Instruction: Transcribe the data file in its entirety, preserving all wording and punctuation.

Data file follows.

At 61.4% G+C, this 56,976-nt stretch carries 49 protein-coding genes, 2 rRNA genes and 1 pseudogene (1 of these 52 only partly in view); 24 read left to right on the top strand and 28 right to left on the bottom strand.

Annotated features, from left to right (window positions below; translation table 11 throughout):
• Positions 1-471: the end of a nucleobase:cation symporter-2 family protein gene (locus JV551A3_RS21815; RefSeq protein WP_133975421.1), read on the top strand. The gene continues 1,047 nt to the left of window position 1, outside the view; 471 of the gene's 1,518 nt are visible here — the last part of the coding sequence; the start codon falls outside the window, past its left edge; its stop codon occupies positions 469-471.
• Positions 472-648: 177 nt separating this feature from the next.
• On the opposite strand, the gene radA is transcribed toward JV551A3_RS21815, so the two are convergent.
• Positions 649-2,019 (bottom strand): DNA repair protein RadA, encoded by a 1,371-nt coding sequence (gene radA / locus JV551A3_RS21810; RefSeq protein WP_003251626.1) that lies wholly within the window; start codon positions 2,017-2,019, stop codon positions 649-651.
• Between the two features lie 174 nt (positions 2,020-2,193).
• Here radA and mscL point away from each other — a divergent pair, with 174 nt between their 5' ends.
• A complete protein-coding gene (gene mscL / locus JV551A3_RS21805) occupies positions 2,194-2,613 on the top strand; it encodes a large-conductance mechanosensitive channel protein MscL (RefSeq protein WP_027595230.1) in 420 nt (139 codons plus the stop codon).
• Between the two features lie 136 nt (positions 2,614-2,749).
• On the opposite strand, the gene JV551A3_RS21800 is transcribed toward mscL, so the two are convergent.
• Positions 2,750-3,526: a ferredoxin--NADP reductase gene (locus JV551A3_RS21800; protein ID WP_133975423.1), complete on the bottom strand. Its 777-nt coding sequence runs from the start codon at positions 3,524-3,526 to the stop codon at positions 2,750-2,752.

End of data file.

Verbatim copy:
At 61.4% G+C, this 56,976-nt stretch carries 49 protein-coding genes, 2 rRNA genes and 1 pseudogene (1 of these 52 only partly in view); 24 read left to right on the top strand and 28 right to left on the bottom strand.

Annotated features, from left to right (window positions below; translation table 11 throughout):
• Positions 1-471: the end of a nucleobase:cation symporter-2 family protein gene (locus JV551A3_RS21815; RefSeq protein WP_133975421.1), read on the top strand. The gene continues 1,047 nt to the left of window position 1, outside the view; 471 of the gene's 1,518 nt are visible here — the last part of the coding sequence; the start codon falls outside the window, past its left edge; its stop codon occupies positions 469-471.
• Positions 472-648: 177 nt separating this feature from the next.
• On the opposite strand, the gene radA is transcribed toward JV551A3_RS21815, so the two are convergent.
• Positions 649-2,019 (bottom strand): DNA repair protein RadA, encoded by a 1,371-nt coding sequence (gene radA / locus JV551A3_RS21810; RefSeq protein WP_003251626.1) that lies wholly within the window; start codon positions 2,017-2,019, stop codon positions 649-651.
• Between the two features lie 174 nt (positions 2,020-2,193).
• Here radA and mscL point away from each other — a divergent pair, with 174 nt between their 5' ends.
• A complete protein-coding gene (gene mscL / locus JV551A3_RS21805) occupies positions 2,194-2,613 on the top strand; it encodes a large-conductance mechanosensitive channel protein MscL (RefSeq protein WP_027595230.1) in 420 nt (139 codons plus the stop codon).
• Between the two features lie 136 nt (positions 2,614-2,749).
• On the opposite strand, the gene JV551A3_RS21800 is transcribed toward mscL, so the two are convergent.
• Positions 2,750-3,526: a ferredoxin--NADP reductase gene (locus JV551A3_RS21800; protein ID WP_133975423.1), complete on the bottom strand. Its 777-nt coding sequence runs from the start codon at positions 3,524-3,526 to the stop codon at positions 2,750-2,752.